- Commissioner Chopra: Commissioner Chopra abstained from voting to release the draft Guidelines for public comment. His statement reflects a view that the draft Guidelines are overly reliant on quantitative models, with insufficient rooting in past experience with completed vertical mergers.The comment also states that the draft Guidelines take an overly narrow approach to the ways in which vertical mergers might harm competition in the modern economy.
- Commissioner Slaughter: Commissioner Slaughter, who also abstained from voting to release the draft Guidelines for public comment, wrote to note her concern with the inclusion of a safe harbor, that the draft Guidelines had not properly captured the low incipiency standard of the Clayton Act, and that she would have preferred that the draft Guidelines mention the additional theories of harm of elimination of potential entry by a firm into a vertically adjacent market and regulatory evasion.
- Commissioner Wilson: Commissioner Wilson's brief concurring statement noted several questions for further consideration: whether the Guidelines should recognize that elimination of double marginalization may be very difficult to achieve by contract, whether merger-specificity should be considered for both efficiencies and for the potential to raise input costs to rivals, whether a more definitive safe harbor should be established, whether upstream and downstream markets should be defined instead of the draft Guidelines' approach of defining a related product, and what magnitude of anticompetitive effects should be viewed as de minimis.
Views on the appropriate level of vertical merger enforcement are strongly divided; the draft Guidelines take a middle road
Even more than for horizontal mergers, practitioners and commentators are sharply divided on the effects of vertical mergers. On the one hand are those that take the position that vertical mergers are almost never harmful and bring added efficiency to the market through vertical integration. Others believe that the prevailing views of the first group have led to lax enforcement against vertical mergers that have a significant potential to harm competition, and that this type of enforcement should be dramatically increased.
The draft Guidelines take a relatively middle-of-the-road approach, in particular declining to create a presumption of legality for vertical mergers, something many in the bar had advocated for. Nor do the draft Guidelines take a particularly aggressive view of the effects of vertical mergers, with their discussion of elimination of double marginalization in particular suggesting that the Agencies would tend to view this efficiency as particularly credible and often tends to lead to a net procompetitive effect.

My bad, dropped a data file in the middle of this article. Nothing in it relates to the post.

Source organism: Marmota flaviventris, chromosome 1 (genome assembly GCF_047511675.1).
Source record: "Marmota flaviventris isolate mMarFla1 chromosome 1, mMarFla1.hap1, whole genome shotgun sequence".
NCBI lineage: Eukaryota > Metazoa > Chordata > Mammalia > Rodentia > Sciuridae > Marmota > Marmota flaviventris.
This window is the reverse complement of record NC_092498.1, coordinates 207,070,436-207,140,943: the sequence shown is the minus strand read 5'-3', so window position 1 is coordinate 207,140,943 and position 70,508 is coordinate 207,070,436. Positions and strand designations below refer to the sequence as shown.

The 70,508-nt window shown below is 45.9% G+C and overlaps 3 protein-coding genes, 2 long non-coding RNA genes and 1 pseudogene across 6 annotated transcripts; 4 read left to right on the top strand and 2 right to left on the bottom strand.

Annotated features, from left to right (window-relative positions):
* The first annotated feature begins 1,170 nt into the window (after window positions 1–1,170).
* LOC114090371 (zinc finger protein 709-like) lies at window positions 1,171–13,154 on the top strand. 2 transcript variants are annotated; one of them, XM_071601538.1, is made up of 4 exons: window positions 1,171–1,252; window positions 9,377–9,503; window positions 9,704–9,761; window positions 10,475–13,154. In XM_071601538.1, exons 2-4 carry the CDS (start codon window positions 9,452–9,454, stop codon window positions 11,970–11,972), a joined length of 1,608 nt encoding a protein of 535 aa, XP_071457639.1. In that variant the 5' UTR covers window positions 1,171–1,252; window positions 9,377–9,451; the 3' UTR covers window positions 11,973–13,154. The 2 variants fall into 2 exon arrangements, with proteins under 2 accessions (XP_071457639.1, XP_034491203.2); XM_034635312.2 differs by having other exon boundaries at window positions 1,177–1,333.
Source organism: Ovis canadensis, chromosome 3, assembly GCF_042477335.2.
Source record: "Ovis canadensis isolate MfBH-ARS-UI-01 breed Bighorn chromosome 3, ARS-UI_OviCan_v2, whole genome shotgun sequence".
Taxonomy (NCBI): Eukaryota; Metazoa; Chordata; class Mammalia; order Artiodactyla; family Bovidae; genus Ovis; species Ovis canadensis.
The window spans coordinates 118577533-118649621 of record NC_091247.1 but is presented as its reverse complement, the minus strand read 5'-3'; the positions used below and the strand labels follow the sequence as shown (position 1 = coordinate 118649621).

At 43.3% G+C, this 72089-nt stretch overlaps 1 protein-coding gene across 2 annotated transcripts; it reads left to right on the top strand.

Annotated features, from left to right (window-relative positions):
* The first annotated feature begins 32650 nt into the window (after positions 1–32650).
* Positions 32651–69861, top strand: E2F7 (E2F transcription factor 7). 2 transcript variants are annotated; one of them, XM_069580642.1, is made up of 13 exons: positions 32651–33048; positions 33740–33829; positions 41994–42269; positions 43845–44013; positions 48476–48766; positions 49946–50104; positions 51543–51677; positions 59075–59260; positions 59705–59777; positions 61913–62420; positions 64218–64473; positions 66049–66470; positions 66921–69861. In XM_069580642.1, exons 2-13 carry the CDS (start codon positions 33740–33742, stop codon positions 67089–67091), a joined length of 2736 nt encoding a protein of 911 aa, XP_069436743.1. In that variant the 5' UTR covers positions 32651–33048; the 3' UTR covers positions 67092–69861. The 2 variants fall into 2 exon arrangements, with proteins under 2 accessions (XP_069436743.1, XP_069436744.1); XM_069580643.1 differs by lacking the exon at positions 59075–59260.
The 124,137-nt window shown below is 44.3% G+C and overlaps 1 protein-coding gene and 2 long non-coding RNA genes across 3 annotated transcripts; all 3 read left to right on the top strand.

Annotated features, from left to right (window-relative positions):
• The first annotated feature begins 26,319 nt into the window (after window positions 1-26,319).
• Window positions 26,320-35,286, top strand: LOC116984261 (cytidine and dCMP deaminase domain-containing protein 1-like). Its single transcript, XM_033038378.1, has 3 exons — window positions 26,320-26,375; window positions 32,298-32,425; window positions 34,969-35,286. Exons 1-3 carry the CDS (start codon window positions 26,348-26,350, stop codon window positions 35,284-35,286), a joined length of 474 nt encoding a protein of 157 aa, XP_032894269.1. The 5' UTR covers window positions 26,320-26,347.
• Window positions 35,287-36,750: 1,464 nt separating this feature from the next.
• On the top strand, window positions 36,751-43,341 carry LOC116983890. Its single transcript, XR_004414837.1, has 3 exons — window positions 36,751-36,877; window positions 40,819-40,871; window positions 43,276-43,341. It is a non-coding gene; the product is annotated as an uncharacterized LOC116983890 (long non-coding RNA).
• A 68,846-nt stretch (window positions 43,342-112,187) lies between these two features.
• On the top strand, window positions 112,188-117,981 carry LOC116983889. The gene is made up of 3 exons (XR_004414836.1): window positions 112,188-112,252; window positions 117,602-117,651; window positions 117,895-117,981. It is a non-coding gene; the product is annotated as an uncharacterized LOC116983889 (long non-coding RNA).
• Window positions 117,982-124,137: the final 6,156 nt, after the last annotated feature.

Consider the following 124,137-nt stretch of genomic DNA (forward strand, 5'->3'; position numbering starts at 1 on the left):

The 20% safe harbor proposed by the draft Guidelines is lower than the comparable standard in the European Commission's Non-Horizontal Merger Guidelines, where 30% is used. There is very little academic research on how market shares relate to harm in vertical mergers, and the Agencies do not provide any explanation for choosing these thresholds. In practice, the Agencies do not typically bring vertical cases unless either market shares are far above these levels or inputs are highly differentiated from one another.
The draft Guidelines require a showing of harm to downstream customers
The draft Guidelines also appear to implicitly resolve the important policy question of whether it is enough in order to establish the illegality of a merger to prove that the combined firm would raise the price to or withhold an input from its rivals, or whether one must instead go further to establish that downstream customers would be injured. Because certain examples given in the draft Guidelines discuss harm to the downstream customer, the draft Guidelines seem to suggest that they will follow the latter approach. By adding an additional element to proving a merger is anticompetitive, this may temper aggressive enforcement.
It is unclear what the agencies intend by creating the separate concept of a "related product" from a relevant antitrust market
The draft Guidelines introduce the concept of a "related product" to describe the particular product that is vertically related to the relevant market (e.g., if the relevant market is automobiles, a related product might be steel used in their construction or dealerships through which they are sold). The alternative approach the Agencies could have taken, which perhaps would have been the more conventional choice as it would not introduce new terminology, would be to simply define a second market that is upstream or downstream of the first. While Commissioner Wilson in her statement characterizes the approach taken by the draft Guidelines as a "looser requirement," it is not immediately obvious what difference this distinction is intended to have.